On the last day of San Diego Comic-Con, Shelly Block and Patrick Block returned to give a crash course on comic creation in the aptly-titled “Creating a Comic” panel. With a healthy amount of audience interaction, the Blocks created a Donald Duck comic showcasing the Disney character’s attempts to bring his nephews to the movie.
Instead of spoiling this new comic, because, as the Blocks pointed out, sometimes these audience-pitched stories actually lead to official Disney comics, I’m going to leave you with these classic cartoonists’ best pearls of storytelling wisdom.
1. Know your story and how format can limit it.
Taking place in Comic-Con’s “How To” room, the Blocks shared a lot of tidbits about how to make a comic book story. In-front of an audience full of aspiring storytellers, Patrick instructed them to think about what kind of stories they want to tell instead of focusing on the fact that they want to tell stories.
“A lot of people say they want to create a comic story, a lot of people have that inspiration, but not everyone knows what they want that story to be about.”
Whether they are working on a six page story with the entire Duck family or just a one-page Uncle Scrooge story, the Blocks have learned how to frame their stories in various structures. The Blocks can choose to start things at any point, but because they know how they want their stories to end from a narrative perspective, they can choose to begin right at the dawn of the action instead of drawing things out too much.
“Makes you force yourself to narrow things down to a pattern of how you [tell a story],” Patrick said.
2. Create relatable characters.
Part of why Donald Duck, the character the Blocks are most often associated with, is such a classic is due to how relatable he is. As Patrick puts it, “everyone’s flawed,” and even though Donald Duck may find himself in odd situations or get angry sometimes, he should always be understandable.
During the panel, as people shouted out dialogue suggestions, Shelly reminded the audience to keep things in-line with the established world and tone of the character. A so-called “gag machine” according to Patrick, Shelly insists its important when working on characters like Donald Duck to maintain a voice that is consistent with what the audience expects.
“We don’t want to get too hoity-toity with our dialogue,” she said.
3. Keep those relatable characters in grounded stories.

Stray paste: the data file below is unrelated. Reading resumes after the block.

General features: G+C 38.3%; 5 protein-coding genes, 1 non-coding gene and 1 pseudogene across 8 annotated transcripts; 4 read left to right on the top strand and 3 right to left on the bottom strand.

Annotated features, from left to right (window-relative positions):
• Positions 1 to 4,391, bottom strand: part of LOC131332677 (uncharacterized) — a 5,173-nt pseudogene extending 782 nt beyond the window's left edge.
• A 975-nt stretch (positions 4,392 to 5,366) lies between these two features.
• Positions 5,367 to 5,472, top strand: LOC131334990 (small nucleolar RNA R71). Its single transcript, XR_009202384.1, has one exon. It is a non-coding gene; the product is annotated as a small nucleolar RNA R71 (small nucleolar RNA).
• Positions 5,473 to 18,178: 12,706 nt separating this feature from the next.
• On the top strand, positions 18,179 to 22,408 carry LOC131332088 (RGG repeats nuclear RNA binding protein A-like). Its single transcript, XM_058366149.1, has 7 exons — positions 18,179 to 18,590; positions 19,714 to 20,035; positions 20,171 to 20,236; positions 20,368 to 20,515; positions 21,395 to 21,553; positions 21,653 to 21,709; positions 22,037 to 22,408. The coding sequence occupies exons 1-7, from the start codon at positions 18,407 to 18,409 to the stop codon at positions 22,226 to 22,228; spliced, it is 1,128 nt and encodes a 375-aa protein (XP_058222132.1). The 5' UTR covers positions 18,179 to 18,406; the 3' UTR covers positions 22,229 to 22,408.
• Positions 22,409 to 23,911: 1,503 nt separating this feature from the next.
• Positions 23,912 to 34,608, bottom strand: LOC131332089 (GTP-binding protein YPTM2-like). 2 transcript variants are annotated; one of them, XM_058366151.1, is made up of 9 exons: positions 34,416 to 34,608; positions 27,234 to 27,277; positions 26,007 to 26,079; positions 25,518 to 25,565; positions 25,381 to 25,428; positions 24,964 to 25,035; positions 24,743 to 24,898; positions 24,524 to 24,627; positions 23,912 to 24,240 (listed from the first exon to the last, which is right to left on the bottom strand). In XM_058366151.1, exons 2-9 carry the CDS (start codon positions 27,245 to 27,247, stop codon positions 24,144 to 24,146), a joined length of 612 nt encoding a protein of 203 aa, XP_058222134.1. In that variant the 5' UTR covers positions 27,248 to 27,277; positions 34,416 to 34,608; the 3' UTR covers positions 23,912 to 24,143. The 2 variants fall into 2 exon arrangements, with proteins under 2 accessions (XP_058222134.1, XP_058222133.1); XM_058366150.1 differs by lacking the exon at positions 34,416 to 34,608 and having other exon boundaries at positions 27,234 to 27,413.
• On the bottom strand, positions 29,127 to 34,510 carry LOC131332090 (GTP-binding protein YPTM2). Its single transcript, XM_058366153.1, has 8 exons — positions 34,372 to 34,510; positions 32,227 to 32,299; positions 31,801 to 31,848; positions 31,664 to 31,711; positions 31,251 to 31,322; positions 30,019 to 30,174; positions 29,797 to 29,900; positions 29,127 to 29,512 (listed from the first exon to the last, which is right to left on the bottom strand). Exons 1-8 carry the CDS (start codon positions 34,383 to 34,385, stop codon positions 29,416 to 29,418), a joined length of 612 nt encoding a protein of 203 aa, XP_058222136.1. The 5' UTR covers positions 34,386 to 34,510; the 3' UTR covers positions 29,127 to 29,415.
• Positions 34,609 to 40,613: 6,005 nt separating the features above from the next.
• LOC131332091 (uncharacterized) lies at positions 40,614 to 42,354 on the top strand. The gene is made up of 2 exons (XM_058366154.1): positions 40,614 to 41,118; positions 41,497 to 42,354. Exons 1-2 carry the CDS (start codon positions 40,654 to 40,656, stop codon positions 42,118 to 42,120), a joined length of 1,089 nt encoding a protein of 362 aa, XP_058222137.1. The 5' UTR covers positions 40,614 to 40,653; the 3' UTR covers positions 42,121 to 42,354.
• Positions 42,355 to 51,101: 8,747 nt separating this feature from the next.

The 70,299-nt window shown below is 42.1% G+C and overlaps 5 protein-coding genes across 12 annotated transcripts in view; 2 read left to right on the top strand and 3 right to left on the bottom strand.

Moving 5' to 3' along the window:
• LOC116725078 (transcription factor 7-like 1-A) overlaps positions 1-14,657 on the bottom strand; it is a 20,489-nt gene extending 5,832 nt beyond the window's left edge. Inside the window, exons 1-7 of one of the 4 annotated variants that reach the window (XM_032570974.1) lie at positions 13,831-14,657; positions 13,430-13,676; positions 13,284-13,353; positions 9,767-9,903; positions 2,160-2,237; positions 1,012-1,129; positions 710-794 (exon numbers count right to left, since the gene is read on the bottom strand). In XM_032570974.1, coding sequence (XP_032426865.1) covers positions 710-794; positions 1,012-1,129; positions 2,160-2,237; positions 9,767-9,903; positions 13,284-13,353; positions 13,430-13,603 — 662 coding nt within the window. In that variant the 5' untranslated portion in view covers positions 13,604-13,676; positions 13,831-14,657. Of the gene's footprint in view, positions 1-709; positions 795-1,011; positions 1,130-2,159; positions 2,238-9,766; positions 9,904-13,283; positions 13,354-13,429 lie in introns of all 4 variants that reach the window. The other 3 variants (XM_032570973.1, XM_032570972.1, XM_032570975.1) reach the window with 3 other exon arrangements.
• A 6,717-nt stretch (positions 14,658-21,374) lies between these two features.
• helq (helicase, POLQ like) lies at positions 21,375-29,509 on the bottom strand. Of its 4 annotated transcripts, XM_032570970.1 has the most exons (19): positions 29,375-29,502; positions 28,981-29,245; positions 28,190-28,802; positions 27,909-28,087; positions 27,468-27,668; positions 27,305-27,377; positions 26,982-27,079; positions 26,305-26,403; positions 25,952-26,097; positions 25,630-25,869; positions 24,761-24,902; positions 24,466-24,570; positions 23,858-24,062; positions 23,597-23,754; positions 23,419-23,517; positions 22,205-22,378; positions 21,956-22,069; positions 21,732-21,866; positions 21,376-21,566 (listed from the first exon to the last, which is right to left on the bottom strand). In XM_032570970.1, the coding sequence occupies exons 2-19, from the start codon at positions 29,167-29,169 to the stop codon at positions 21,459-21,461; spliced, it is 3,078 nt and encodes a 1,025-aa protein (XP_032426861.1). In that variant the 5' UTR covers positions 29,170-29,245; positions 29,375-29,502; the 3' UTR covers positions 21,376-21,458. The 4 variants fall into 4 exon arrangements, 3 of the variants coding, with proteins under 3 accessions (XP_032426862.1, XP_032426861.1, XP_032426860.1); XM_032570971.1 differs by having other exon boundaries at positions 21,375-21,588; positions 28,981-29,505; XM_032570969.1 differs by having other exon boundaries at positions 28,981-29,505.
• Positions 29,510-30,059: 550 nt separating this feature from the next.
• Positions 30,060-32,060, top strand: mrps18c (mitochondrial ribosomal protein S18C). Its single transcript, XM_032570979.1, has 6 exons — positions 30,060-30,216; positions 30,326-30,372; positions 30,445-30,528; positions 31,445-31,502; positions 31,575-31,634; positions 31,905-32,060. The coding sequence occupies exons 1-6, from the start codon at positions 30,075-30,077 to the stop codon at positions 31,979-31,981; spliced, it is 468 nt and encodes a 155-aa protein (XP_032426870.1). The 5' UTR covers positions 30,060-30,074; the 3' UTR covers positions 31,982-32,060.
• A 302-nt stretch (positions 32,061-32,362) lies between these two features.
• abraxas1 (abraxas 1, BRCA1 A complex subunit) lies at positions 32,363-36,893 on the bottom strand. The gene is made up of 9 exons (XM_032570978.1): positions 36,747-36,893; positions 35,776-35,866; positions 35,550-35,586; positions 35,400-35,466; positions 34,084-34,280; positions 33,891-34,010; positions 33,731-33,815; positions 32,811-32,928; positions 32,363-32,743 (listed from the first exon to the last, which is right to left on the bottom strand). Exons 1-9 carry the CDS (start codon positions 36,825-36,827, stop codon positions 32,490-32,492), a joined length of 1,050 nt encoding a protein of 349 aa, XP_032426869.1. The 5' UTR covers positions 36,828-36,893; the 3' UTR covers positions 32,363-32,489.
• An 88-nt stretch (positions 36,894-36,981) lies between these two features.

Like the best improv performers, the Blocks opened the panel by asking for a setting or different situation for their new comic. After a medieval setting with dragons was floated, Patrick revealed that he has trouble writing the ducks in more far-fetched situations because he can’t imagine himself in that kind of setting.
“The stories I like the most are simple because I can relate to them, whereas I can’t really relate to Donald Duck in a medieval setting because he doesn’t really fit there.”
Putting classic characters in crazy situations may open the door to new potential stories, but Shelly thinks doing common things in a new way can be just as entertaining if done right when creating a comic.
“Sometimes the hardest thing is to keep it simple,” she said.
4. Know when to think about the extras.
While the audience was still establishing the comic’s plot, someone mentioned the idea of Donald getting stuck to a seat with gum. Calling the idea more of a gag than a plot point, Patrick said he likes establishing a completed narrative before coming up with all the ancillary details.
“Once we have our premise and our ending, then we add on the gags,” Patrick said.
Gags and easter eggs are important though; they are just the frosting on-top of the comic’s core story. With a punny movie title like Duck of the Wings included and audience conversation momentarily revolving around a Donald Duckifed Gandalf, Shelly insisted that those things help create a more engrossing world.
When it comes to creating a comic, she said, “That’s how you keep it interesting without constant dialogue, those little things.”
5. Don’t forget to pace your story (and jokes).
Whether you have an idea for an on-going title or a short story of some sorts, it’s important to pace the story out efficiently. Pacing is an essential part of any story and proper pacing is a key ingredient to holding a reader’s attention for long periods of time.
It’s important to capture people’s attention quickly, that’s why James Bond movies always start with an explosive sequence, but creators have to make sure the story always feels like it’s building towards something.
The same progressive rules even apply in small-scale Donald Duck comics. Whether your main character is beating up bad guys on a secret mission or just trying to get a treat at the movie theater, as Donald did in the fan-created story, it’s important to maintain a sense of momentum when creating a comic.
“When you have a bunch of gags, you put them in ascending order of funniest, with the funniest one coming last,” Patrick said. “That way it feels like it’s building as you go.”
6. Nighttime inspiration is real.
When asked if they’re hit with dialogue ideas in the middle of the night, Shelly said it happens “all the time.” As people reflect on the day’s events before finally drifting to sleep, they make connections and look at things in a different light, especially if they’ve been hard at work trying to formulate a story.
There’s no shame in keeping a notebook or vocal recorder at your bedside because ideas, especially ones created from a pillow in a dark room, often disappear as quickly as they arrive.
“Grab it when it’s available,” Patrick said with a smile.